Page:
Min Jin Lee, reporting nearly a year after the Tōhoku earthquake and tsunami:
There are two sayings in Japan for when bad things happen: shikata ga nai, an idiom that means “it can’t be helped”; and gambaru, a verb translated as “to persevere against adversity.” When life doesn’t go your way — a job loss, illness or a romantic failure — your friend is likely to say, “Sho ga nai” (a variation of shikata ga nai), it’s out of your control. If you need a boost before an exam or when your favorite team is losing, you hear “gambatte,” you can do it.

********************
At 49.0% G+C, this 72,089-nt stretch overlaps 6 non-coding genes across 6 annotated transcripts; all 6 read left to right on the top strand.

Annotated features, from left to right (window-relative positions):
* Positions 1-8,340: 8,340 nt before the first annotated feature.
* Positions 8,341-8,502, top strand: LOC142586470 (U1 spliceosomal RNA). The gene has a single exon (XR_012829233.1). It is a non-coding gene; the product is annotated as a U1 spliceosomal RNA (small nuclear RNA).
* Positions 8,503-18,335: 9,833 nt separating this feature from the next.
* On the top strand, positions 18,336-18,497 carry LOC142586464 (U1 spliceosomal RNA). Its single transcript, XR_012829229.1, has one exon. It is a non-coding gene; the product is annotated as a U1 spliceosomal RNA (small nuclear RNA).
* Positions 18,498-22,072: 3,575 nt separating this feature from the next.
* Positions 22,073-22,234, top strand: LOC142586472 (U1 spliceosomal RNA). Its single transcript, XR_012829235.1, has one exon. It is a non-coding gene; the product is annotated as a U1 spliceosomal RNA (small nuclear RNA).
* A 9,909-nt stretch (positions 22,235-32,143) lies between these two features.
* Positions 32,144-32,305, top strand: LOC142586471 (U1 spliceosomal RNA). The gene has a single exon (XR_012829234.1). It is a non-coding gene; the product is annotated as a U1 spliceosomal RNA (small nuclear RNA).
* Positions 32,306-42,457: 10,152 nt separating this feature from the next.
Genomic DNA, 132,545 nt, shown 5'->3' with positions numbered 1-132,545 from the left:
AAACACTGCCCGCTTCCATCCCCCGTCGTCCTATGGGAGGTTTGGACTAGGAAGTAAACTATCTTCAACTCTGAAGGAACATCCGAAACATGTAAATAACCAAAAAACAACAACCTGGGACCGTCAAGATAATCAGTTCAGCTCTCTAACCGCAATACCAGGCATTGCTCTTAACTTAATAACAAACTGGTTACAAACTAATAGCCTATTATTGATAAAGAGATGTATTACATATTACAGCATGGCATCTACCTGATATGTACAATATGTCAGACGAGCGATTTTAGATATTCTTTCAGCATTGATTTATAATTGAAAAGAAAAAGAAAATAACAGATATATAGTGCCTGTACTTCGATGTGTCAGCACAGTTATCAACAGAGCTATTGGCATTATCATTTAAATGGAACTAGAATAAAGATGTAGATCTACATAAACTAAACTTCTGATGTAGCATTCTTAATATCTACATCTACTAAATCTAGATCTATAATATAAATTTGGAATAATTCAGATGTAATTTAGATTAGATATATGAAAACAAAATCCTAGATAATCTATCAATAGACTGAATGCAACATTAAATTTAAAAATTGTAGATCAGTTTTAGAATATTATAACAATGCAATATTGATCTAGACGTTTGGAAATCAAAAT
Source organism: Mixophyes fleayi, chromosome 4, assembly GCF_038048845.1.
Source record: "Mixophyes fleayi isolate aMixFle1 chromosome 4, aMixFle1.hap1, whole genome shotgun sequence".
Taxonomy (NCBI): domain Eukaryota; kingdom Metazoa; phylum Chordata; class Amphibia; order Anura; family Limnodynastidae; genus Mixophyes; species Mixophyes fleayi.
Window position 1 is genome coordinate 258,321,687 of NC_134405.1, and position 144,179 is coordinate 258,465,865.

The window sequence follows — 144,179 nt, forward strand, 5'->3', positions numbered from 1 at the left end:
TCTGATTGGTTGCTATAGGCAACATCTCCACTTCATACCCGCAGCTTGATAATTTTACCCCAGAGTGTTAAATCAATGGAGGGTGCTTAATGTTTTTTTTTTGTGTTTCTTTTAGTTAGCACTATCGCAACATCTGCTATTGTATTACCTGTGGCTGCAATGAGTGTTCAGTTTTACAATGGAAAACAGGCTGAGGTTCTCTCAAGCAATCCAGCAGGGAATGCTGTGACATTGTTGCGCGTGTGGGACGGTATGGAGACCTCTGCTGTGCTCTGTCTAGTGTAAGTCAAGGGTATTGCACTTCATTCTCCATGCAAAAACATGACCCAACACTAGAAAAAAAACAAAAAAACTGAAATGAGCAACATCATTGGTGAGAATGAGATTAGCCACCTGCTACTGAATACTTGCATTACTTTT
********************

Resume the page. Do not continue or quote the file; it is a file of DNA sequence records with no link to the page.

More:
Several survivors shown here, their faces carved deeply like woodblocks, withstood wars, rationing, atomic bombs, postwar reconstructions, economic booms and busts and now an earthquake, tsunami and nuclear meltdown. From the outside, it looks as if the Japanese accept all things with equanimity. But we cannot know if inside, the survivors want to spit at another well-intended sho ga nai.
See the associated slideshow, Faces of the Tsunami.